Can Regular People Buy Facebook Stock?

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PALO ALTO, CA - APRIL 20: Facebook CEO Mark Zuckerberg looks on during a town hall style meeting with U.S. President Barack Obama at Facebook headquarters on April 20, 2011 in Palo Alto, California. The president used the opportunity to outline his views on the budget deficit ahead of a looming battle with congressional Republicans over fiscal matters. (Photo by Justin Sullivan/Getty Images) Photo: Justin Sullivan/2011 Getty Images

Facebook sees itself as "the people's company," DealBook reports, and will therefore look to provide some small investors with the chance to get in on its massive IPO, due to land later this month. According to some estimates, the amount of retail shares available could reach up to 25 percent of the 337 million shares offered and go to brokerage firms like E*Trade that serve the Everyman. Yesterday, the company announced an estimated price of $28 to $35 a share, putting its value just south of $100 billion.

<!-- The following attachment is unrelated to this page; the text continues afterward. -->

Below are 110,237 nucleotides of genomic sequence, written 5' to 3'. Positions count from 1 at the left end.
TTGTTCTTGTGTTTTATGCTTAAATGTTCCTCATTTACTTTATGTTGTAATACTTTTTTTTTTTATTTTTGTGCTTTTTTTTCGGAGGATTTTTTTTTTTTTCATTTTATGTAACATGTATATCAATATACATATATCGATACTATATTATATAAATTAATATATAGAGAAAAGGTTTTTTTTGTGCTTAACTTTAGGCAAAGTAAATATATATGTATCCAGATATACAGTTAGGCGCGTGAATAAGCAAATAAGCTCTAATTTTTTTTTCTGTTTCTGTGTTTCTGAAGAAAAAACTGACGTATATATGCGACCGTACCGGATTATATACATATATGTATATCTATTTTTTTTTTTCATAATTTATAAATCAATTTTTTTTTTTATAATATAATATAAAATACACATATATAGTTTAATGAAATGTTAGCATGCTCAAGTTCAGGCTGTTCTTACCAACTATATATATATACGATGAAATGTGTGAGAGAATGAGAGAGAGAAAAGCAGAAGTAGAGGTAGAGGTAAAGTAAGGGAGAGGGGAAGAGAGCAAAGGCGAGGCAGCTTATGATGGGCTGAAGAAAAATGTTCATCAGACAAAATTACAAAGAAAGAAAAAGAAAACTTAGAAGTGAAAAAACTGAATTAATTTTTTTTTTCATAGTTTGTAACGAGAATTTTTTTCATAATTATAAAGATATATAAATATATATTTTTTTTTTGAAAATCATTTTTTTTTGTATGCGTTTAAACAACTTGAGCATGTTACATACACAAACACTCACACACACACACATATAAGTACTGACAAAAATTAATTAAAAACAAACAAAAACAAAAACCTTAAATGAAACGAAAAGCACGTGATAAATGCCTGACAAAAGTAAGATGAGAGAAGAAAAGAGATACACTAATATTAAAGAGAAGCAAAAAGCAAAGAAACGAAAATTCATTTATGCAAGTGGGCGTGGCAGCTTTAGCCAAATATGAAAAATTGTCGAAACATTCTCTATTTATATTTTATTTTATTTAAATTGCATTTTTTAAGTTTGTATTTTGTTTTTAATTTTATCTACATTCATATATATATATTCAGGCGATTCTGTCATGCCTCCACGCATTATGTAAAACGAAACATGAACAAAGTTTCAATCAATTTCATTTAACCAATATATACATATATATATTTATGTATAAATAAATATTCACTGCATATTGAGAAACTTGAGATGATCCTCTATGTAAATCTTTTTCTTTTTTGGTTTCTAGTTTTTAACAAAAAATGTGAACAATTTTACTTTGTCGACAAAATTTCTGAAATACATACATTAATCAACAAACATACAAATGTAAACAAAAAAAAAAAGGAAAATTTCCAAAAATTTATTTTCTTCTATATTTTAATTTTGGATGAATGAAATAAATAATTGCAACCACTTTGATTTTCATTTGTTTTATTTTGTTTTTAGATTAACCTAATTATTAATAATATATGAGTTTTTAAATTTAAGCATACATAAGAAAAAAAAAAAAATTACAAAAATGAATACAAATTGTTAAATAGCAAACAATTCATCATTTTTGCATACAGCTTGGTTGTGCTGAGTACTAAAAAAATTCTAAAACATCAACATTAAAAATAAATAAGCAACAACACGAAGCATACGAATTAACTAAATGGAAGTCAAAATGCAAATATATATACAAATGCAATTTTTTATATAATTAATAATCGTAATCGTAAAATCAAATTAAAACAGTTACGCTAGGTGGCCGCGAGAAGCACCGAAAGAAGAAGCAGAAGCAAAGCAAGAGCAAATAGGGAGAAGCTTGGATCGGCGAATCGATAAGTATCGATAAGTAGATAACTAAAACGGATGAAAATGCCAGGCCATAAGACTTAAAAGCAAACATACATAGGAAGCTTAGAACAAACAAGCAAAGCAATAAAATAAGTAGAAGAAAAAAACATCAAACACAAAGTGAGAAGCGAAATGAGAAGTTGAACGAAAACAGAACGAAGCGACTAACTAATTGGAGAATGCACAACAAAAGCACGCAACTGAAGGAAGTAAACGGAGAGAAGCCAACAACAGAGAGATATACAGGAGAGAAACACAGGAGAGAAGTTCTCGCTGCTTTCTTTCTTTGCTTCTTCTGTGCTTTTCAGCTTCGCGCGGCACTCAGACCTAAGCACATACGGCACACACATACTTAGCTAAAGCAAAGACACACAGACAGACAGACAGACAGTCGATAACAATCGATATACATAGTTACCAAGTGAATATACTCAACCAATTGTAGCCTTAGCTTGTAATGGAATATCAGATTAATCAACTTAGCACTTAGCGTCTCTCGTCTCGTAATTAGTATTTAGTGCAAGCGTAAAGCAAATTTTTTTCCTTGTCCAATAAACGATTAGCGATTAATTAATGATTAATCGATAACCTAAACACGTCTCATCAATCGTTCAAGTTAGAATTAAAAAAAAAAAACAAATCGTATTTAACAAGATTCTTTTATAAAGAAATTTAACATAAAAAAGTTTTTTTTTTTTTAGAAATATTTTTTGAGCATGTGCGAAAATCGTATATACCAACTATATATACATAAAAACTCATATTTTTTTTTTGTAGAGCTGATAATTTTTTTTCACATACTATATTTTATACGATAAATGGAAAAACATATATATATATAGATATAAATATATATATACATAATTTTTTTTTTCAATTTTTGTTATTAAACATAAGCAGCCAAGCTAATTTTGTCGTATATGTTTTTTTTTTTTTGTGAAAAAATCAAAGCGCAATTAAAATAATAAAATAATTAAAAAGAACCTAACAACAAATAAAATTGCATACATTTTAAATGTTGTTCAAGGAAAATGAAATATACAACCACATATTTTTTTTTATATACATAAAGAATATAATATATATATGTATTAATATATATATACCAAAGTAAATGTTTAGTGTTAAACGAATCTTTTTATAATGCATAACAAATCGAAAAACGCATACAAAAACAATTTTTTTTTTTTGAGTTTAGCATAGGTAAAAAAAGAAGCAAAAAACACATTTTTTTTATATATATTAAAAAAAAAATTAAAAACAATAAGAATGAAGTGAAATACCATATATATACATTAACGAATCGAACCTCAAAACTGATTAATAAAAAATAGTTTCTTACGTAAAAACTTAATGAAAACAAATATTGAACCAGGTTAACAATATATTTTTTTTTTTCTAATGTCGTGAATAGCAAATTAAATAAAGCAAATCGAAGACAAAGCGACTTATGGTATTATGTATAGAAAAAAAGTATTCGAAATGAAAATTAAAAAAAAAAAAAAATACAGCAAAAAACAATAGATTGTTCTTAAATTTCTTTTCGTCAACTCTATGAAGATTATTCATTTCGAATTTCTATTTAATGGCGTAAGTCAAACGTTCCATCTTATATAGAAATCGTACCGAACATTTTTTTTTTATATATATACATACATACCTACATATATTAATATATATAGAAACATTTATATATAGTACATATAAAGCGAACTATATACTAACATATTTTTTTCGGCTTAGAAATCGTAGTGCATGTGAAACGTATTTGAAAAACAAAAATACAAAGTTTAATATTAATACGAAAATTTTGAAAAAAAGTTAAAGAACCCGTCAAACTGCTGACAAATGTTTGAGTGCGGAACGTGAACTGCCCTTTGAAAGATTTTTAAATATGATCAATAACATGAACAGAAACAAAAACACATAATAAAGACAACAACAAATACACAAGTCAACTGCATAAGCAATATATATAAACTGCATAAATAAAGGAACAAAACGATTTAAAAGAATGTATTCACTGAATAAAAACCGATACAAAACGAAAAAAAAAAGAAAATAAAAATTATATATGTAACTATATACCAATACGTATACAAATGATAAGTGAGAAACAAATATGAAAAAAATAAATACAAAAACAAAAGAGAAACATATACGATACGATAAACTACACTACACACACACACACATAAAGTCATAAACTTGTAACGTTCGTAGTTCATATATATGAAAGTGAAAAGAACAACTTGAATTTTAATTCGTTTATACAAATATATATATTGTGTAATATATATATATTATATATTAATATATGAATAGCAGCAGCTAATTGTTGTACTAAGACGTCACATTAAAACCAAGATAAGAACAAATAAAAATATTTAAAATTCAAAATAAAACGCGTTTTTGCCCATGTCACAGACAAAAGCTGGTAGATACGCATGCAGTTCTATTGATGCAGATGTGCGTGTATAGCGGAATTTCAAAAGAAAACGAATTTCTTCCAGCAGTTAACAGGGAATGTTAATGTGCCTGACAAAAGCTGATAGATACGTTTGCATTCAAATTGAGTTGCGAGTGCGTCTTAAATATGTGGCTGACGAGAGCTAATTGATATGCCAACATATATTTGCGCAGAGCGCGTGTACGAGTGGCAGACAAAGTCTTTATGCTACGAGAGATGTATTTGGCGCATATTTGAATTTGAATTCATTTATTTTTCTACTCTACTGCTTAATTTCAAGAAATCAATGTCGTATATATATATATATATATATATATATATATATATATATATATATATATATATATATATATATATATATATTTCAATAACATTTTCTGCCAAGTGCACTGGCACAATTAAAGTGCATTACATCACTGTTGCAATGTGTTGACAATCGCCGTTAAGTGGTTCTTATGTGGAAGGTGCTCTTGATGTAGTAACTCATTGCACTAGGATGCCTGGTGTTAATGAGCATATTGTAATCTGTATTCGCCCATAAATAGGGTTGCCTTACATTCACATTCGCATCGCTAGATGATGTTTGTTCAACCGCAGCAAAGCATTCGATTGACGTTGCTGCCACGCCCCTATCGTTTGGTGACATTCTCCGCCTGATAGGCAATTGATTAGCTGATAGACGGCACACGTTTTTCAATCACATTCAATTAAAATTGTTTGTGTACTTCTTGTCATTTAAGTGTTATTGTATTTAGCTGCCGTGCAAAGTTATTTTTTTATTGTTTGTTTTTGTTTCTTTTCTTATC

"I would love to get Facebook stock," said millions of people. Just don't bank on it.

It's the job of lead underwriter Morgan Stanley, along with JPMorgan Chase and Goldman Sachs, to allot a huge amount of shares to institutional investors, like major mutual funds, and then some crumbs go to the common folk, kind of. DealBook explains:

Depending on the size of the offering, Facebook will end up paying more than $100 million in fees to the underwriters. The firms that receive the most in underwriting fees typically get the biggest number of retail shares. In the case of Facebook, that is likely to be Morgan Stanley, which has a large network of brokers. Those shares are highly coveted and typically go to the firm’s top-producing brokers — and their best clients.

One Wall Street broker, who declined to be named, citing his firm’s policy against speaking to the media, said that financial advisers who specialize in initial public offerings will also be at the top of the list of brokers getting a Facebook allocation.

The other option? "Friend someone in Facebook’s executive suite." Or just sit back and watch the show, which will eventually make a select few really rich or very upset.